University of Pennsylvania senior Rebecca Pritzker is interested in business, but she also has a passion for the environment and sustainability.
Luckily for her, as an environmental studies major concentrating in sustainability and environmental management, she’s able to combine the two fields of study.
“A lot of businesses have started to value sustainability,” she said of why she decided to declare the major. “Environmental sustainability is a big part of corporate sustainability.”
Students like Pritzker are experiencing a new academic trend: undergraduate degrees and courses that focus specifically on sustainability and climate change. These topics have sparked debate and discussion in the United States in the past few decades.
A two-day United Nations conference focusing on climate change resumed Monday, USA TODAY reported. A climate panel scientist said at the conference that while it’s difficult to link a single event to climate change, Hurricane Sandy was “probably not a coincidence,” also according to USA TODAY.
Jean-Pascal van Ypersele, the vice chairman of the Intergovernmental Panel on Climate Change, told the Associated Press that strong scientific evidence points to human impact as a key factor in climate change.
“It’s a very, very broad consensus,” Van Ypersele said. “There are a few individuals who don’t believe it, but we are talking about science and not beliefs.”
Climate change also became the focus of President Obama’s first press conference since his re-election.
As discussions over climate change have progressed, 77% of all U.S. institutions now offer an undergraduate degree program in sustainability, according to the American College and University Presidents’ Climate Commitment (ACUPCC), a network of more than 650 schools that enables college and university presidents to sign a “commitment” agreeing to address climate change on campus.
Meanwhile, the Princeton Review reported last year that 642 institutions offered degrees in environmental sustainability.
“Higher education is always slow to change, but we’re at a moment in time where we have to be quick to change if we wish to remain leaders in our field,” said Sarah Brylinsky, program associate for Second Nature, the primary supporting organization for the ACUPCC.
The University of Montana launched one of the nation’s first Climate Change Studies programs in the United States about three years ago. The interdisciplinary minor focuses on the science and policy associated with climate change and its potential solutions.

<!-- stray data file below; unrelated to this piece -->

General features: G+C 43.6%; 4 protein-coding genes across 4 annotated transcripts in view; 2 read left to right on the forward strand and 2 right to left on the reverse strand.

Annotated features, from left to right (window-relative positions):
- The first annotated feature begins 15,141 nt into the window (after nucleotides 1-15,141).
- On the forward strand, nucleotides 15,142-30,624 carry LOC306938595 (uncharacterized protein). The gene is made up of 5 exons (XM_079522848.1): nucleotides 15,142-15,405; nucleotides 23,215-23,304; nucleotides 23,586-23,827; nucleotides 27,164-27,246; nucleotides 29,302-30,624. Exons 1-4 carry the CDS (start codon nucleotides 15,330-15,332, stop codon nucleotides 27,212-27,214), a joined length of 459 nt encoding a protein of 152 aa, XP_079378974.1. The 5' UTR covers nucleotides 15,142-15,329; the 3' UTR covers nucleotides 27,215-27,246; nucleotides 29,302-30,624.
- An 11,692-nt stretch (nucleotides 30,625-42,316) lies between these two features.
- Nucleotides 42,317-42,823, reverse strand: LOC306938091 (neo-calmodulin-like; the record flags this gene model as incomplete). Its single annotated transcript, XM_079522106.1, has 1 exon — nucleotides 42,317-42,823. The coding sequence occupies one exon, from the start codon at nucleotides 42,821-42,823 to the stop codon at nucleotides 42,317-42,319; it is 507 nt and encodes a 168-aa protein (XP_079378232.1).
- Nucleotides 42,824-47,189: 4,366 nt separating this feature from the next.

“Students are able to take their learning from these varied disciplines and understand the issue of climate change in more wholeness,” said Nicky Phear, an instructor and program coordinator for Climate Change Studies at the school.
“Universities are starting to realize that if they are to remain relevant … they have to really start to look for disciplines and programs that address these issues,” said Nalini Chhetri, a faculty member at the school and the Institute’s climate change science manager.
Climate change and sustainability have become an increasingly common topic in classes, too. Boston University (BU) offers 103 sustainability-focused courses, according to the school’s website.
Henrik Selin, a professor in the Boston University Department of International Relations, has taught a course titled “Science, Politics and Climate Change” since 2005. The course allows students to explore the scientific and political perspectives and debates surrounding climate change.
“From the natural sciences to the social sciences to the humanities, you have more and more people approaching climate change issues through their disciplinary perspective,” Selin said.
As for students’ futures in the field, the Bureau of Labor Statistics reported in March that as of 2010, 3.1 million people — or 2.4% of total U.S. employment — were employed in “green” jobs, or those that “produce goods and provide services that benefit the environment.”
Chhetri said that because sustainability is a new academic discipline, there “isn’t necessarily a huge market for these students,” though she expressed optimism that the field will continue to grow.
“This is common with new programs,” Chhetri said. “This is what I call the transition period. I think these students are very brave for taking this on, despite some fear about what to do with the degree.”
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